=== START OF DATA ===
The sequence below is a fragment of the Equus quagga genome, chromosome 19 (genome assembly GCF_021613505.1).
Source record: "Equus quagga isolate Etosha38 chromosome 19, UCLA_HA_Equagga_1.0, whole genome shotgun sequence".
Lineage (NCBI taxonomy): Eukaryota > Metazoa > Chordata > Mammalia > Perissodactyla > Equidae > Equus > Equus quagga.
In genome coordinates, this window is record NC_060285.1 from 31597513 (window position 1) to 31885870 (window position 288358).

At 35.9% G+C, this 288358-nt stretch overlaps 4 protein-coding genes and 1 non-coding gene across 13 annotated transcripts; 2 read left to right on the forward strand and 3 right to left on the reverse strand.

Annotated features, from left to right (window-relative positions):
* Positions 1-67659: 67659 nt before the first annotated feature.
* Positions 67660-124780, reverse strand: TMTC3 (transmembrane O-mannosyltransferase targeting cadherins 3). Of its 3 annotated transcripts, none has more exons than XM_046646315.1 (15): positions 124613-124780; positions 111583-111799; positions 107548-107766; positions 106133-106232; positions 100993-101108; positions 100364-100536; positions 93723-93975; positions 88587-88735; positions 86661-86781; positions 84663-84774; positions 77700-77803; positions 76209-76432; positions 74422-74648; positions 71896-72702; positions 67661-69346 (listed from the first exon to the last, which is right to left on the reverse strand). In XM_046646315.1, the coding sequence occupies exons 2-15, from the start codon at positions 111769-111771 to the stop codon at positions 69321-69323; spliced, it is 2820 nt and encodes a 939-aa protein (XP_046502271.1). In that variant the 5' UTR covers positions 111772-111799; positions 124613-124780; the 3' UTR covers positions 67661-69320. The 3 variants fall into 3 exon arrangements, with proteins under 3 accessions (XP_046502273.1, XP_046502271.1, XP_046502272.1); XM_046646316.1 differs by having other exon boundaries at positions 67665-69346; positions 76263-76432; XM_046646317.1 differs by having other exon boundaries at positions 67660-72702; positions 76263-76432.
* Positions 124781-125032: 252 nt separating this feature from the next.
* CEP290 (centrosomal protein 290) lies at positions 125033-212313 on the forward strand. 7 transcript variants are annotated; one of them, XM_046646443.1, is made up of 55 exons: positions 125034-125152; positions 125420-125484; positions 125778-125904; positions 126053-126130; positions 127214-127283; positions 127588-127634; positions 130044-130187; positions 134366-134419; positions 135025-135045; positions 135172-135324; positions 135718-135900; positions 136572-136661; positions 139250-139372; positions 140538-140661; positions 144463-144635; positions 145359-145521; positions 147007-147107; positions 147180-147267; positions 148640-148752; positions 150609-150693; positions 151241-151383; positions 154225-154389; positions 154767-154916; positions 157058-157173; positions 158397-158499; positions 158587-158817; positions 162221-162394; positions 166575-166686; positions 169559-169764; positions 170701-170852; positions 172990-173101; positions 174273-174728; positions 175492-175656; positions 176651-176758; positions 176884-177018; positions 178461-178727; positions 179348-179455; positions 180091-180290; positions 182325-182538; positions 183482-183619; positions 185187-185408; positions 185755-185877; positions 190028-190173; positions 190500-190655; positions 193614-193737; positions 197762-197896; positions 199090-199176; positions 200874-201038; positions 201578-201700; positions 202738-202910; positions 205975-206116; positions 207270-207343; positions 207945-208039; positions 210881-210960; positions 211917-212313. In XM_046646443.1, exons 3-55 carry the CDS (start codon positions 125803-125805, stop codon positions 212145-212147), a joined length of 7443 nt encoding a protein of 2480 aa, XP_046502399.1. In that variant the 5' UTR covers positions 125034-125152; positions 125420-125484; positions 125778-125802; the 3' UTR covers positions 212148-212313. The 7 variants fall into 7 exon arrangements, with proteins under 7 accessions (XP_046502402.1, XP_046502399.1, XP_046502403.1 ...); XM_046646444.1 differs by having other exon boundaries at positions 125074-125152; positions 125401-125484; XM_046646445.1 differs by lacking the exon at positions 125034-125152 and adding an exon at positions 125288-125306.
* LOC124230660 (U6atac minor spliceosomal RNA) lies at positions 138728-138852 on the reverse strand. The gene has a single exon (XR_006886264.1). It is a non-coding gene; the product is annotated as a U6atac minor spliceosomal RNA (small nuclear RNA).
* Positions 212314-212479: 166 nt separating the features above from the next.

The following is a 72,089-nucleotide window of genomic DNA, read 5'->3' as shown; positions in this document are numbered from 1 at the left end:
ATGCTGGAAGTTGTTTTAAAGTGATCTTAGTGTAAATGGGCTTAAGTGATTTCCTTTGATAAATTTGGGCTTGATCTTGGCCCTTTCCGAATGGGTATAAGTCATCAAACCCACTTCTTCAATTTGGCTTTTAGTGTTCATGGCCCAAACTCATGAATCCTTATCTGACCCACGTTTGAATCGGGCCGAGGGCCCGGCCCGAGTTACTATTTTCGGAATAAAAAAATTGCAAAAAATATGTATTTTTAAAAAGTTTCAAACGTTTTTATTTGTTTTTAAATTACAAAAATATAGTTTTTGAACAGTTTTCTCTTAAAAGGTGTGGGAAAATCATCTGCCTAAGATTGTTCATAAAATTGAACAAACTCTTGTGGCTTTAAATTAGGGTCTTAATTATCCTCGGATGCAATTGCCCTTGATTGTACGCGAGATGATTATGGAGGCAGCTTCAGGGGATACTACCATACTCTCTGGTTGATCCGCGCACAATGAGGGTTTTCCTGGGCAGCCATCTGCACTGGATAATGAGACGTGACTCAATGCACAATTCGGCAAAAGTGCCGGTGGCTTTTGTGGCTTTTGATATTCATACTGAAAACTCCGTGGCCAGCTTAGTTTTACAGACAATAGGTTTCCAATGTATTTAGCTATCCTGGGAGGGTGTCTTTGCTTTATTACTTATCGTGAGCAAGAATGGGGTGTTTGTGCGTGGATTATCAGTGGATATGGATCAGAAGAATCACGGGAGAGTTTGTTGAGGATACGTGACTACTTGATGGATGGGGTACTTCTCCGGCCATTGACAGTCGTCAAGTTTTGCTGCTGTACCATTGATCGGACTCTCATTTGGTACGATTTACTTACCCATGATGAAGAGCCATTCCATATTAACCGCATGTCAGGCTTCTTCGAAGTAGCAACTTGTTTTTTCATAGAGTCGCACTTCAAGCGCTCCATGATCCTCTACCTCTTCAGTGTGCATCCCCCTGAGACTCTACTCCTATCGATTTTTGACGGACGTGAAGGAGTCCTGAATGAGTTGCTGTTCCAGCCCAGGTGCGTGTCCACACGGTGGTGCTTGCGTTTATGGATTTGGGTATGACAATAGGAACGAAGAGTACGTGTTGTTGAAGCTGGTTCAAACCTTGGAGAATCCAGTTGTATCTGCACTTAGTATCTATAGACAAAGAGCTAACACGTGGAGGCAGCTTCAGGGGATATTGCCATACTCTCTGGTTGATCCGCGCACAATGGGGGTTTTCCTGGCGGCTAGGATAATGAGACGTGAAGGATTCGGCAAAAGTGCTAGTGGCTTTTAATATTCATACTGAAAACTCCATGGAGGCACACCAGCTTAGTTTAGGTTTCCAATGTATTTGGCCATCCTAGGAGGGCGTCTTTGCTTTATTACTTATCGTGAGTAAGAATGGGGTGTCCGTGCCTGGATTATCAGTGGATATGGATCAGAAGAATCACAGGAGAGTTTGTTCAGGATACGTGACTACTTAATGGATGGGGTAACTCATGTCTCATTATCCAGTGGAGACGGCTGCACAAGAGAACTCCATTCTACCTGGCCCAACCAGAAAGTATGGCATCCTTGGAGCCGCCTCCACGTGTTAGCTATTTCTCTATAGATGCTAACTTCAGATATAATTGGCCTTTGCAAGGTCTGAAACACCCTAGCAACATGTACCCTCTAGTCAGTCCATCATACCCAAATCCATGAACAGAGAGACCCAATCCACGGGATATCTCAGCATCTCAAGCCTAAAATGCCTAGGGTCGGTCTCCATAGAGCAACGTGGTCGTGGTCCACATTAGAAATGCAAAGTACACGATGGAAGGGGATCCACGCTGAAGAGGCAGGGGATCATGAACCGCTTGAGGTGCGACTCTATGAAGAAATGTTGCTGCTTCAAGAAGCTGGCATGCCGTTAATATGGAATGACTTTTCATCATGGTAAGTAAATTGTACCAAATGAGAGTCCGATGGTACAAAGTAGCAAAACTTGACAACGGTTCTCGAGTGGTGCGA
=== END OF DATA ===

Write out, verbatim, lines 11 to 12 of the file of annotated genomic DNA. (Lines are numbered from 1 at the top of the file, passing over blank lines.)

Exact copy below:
* LOC124230660 (U6atac minor spliceosomal RNA) lies at positions 138728-138852 on the reverse strand. The gene has a single exon (XR_006886264.1). It is a non-coding gene; the product is annotated as a U6atac minor spliceosomal RNA (small nuclear RNA).
* Positions 212314-212479: 166 nt separating the features above from the next.